The expansion of the Panama Canal has prompted a lot of concern about the future of not only the Ports of Los Angeles and Long Beach but also Southern California’s logistics sector, which serves these maritime gateways.
The great majority of goods imported through the two ports, nestled next to each other on San Pedro Bay, are bound for destinations outside of the Los Angeles Basin. Transporting imported goods to their end markets literally requires – in addition to dock workers – an army of people employed in trucking and railroading or working in the huge warehouses, distribution centers, and transloading facilities that consume so much real estate throughout the Inland Empire and increasingly stretch over the Tehacipis into the San Joaquin Valley.
Discussions about the volume of goods transported through the Ports of Los Angeles and Long Beach invariably make use of a metric popularly known as the TEU. It stands for Twenty-Foot Equivalent Unit and is one way of measuring how much trade the ports are handling and, therefore, how competitive they appear to be.
It’s completely understandable that those who earn their livelihoods by moving containers like to keep close tabs on the number of containers they move.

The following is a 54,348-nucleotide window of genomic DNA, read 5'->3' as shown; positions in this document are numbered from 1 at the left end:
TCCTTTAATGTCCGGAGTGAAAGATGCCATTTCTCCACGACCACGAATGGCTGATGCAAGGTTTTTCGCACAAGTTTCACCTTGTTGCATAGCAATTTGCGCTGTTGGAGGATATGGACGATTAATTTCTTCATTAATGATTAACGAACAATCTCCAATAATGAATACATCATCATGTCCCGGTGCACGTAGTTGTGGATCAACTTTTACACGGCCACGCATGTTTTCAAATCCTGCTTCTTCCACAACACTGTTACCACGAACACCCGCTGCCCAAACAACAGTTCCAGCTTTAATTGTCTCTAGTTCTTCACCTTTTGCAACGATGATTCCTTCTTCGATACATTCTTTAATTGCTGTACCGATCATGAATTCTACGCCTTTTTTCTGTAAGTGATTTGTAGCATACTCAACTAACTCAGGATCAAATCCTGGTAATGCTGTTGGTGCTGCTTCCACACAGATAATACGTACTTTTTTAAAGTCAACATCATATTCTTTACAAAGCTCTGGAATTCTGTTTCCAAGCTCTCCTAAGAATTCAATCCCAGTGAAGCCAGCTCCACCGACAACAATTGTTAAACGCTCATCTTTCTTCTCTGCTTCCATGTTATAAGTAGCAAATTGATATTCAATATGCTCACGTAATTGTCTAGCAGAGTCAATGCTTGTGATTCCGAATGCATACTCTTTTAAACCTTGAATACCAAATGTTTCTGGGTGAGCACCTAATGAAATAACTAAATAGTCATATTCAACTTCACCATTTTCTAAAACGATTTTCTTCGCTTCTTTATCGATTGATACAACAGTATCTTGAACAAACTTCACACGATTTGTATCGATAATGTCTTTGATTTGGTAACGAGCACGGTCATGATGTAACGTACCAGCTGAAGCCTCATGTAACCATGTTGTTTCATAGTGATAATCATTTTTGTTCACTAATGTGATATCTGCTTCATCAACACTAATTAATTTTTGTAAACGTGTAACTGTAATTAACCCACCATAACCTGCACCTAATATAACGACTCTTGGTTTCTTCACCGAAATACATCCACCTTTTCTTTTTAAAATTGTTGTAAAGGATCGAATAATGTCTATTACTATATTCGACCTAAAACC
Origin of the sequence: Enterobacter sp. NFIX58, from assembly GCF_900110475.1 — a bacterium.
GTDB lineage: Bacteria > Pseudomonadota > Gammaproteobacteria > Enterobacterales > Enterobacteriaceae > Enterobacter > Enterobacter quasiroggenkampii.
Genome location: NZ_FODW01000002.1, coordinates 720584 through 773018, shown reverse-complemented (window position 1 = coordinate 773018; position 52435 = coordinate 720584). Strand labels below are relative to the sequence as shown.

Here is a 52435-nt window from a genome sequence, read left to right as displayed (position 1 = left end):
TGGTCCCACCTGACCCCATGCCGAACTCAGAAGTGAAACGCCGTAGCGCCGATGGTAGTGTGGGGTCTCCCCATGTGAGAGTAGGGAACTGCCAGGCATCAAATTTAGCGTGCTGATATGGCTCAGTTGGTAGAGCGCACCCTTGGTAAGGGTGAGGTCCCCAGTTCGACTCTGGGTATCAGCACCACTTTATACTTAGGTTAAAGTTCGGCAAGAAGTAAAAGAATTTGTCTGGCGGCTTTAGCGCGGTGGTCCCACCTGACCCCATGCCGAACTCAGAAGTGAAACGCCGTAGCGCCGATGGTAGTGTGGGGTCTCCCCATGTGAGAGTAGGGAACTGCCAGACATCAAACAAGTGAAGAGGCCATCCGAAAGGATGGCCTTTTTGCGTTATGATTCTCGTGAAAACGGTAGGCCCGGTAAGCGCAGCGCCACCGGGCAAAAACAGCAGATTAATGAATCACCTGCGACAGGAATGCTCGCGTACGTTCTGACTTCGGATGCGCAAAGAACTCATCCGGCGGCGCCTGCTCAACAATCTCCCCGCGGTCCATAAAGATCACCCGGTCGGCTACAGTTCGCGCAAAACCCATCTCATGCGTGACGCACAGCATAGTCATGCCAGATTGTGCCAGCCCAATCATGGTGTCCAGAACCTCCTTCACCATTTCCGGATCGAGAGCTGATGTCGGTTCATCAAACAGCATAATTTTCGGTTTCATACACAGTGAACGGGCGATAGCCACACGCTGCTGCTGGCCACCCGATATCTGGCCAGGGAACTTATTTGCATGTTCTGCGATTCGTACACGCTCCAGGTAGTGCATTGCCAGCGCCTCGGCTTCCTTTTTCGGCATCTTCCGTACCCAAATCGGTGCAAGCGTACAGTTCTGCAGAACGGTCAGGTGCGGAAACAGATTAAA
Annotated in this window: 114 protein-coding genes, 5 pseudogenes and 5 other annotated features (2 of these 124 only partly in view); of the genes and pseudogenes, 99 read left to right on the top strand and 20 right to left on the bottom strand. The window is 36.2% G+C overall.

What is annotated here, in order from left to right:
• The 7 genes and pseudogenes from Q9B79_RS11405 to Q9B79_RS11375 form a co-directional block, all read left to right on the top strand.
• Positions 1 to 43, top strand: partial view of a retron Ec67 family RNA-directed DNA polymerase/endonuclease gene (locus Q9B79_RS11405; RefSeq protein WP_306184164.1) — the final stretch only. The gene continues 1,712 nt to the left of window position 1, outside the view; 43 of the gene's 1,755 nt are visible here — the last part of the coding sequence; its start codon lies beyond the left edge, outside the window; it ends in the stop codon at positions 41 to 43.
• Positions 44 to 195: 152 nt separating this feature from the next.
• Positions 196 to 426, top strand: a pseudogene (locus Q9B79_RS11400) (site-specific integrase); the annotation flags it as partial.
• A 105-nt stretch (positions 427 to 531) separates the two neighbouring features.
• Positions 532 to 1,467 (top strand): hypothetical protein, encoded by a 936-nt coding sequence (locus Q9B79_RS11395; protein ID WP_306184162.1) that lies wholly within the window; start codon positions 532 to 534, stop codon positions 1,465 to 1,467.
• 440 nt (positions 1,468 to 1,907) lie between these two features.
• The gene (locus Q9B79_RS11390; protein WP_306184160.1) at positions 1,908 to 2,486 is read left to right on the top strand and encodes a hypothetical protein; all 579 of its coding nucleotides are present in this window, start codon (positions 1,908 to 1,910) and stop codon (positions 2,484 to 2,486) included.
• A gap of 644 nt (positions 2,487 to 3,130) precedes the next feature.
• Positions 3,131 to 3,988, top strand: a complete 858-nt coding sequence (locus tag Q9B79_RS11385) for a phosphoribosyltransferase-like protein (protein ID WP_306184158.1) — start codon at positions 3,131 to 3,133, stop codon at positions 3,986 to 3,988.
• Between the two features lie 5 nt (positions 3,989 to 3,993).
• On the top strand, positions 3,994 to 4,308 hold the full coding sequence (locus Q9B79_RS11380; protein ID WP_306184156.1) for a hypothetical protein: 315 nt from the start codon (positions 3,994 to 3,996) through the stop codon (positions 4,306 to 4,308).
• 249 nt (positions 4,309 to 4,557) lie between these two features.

But economists are more like children at Christmas. We instinctively know that it’s not the number of presents under the tree that matters. It’s what’s inside them.
So here we’ll look at trade through the Ports of Los Angeles and Long Beach from the perspective of economists, who generally prefer to use the dollar to determine the value of a business. And what we find is something quite interesting, if not entirely counter-intuitive.
For despite the steadily intensifying competition from other U.S. seaports in the run-up to the 2015 opening of a bigger ditch through Panama, the Ports of Los Angeles and Long Beach are showing no sign of surrendering their preeminent status as America’s chief maritime gateway, at least when it comes to the value of containerized imports entering the nation’s ports.
According to Beacon Economics’ analysis of international trade data released on December 4th by the U.S. Commerce Department, the two San Pedro Bay ports handled $256.8 billion in containerized imports through the first ten months of 2013. That represents a 2.7% nominal increase over the value of all containerized imports handled during the same period last year.
More importantly, the two ports saw their collective share of the value of containerized imports entering American seaports so far this year grow to 40.2% from 39.4% last year.
The Ports of Los Angles and Long Beach also improved their already dominant position with respect to America's transpacific maritime trade. Through October, their combined share of the value of containerized imports arriving at U.S. seaports from the Far East (including Australia and New Zealand) edged up to 56.9% from 56.0% at the same time last year.
Although the maritime industry will continue to pencil in the number of containers being shipped on their scorecards, it's occasionally helpful to look to the value of the goods inside all those TEUs.